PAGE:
Medical assessment for health advocacy and practical strategies for exercise initiation

Journal Article

The universal caution to consult your family doctor before beginning an exercise program creates an image of exercise as potentially harmful. Moreover, insistence on extensive screening prior to exercise is both unrealistic and often inappropriate for the older adult. Recasting the role of the physician as a physical activity advocate rather than as a gatekeeper is recommended for incorporation into guidelines for exercise screening. A geriatric assessment focusing on identification of specific parameters predictive of disablement risk can be incorporated into the exercise prescription as a guide for initiating exercise. The purpose of this article is to: (1) review the role of the primary care physician in screening and advocating exercise; (2) examine objectively the risk of exercise among older adults and place these risks in context with current screening guidelines with a particular emphasis on the exercise test; and (3) examine how key concepts derived from epidemiologic studies of disability can be distilled into practical guidelines for exercise therapy. We provide an overview of relevant literature related to screening and initiating exercise. Key challenges are highlighted and discussed. Suggestions for changes in policy are recommended. Given the apparent discordance between screening guidelines for the older adult and risk of adverse events, and between existing recommendations for physical activity and epidemiologic studies of disability, an evidence-based approach is recommended to review and revise screening and prescribing practices. © 2003 American Journal of Preventive Medicine.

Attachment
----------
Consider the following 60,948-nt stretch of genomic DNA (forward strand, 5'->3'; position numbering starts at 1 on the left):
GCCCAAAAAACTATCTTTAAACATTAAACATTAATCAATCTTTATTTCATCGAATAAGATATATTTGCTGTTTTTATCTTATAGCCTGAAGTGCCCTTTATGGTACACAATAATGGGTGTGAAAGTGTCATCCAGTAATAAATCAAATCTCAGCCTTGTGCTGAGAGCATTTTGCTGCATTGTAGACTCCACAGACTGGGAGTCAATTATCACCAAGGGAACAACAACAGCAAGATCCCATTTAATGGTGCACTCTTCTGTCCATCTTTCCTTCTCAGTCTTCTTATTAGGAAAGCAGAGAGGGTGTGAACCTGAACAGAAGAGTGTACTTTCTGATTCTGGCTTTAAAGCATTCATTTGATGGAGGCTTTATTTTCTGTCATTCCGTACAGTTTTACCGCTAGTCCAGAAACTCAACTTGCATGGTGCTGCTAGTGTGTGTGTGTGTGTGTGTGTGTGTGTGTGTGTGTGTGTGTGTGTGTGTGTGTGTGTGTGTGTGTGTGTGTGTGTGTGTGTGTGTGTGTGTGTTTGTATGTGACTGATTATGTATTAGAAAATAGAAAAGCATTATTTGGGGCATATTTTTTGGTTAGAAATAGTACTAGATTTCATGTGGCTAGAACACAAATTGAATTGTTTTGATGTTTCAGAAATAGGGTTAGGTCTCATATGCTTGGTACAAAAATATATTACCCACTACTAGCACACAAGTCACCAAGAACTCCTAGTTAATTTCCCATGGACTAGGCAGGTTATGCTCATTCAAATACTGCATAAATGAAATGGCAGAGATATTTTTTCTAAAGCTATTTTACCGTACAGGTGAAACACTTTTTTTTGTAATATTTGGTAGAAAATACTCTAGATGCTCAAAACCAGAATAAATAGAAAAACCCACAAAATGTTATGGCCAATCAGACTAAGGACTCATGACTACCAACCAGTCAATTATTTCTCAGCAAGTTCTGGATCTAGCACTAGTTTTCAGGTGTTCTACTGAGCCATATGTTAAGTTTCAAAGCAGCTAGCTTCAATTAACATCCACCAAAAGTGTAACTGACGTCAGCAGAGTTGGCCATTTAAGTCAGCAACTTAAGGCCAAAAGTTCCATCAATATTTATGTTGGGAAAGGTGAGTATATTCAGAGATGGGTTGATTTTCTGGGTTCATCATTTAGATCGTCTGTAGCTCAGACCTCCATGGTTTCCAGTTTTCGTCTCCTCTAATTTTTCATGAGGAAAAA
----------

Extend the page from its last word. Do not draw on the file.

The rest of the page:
Full Text

Duke Authors

Cited Authors

  • Morey, MC; Jr, RJS

Published Date

  • 2003

Published In

  • American Journal of Preventive Medicine

Volume / Issue

  • 25 / 3 SUPPL. 2

Start / End Page

  • 204 - 208

Digital Object Identifier (DOI)

  • 10.1016/S0749-3797(03)00180-6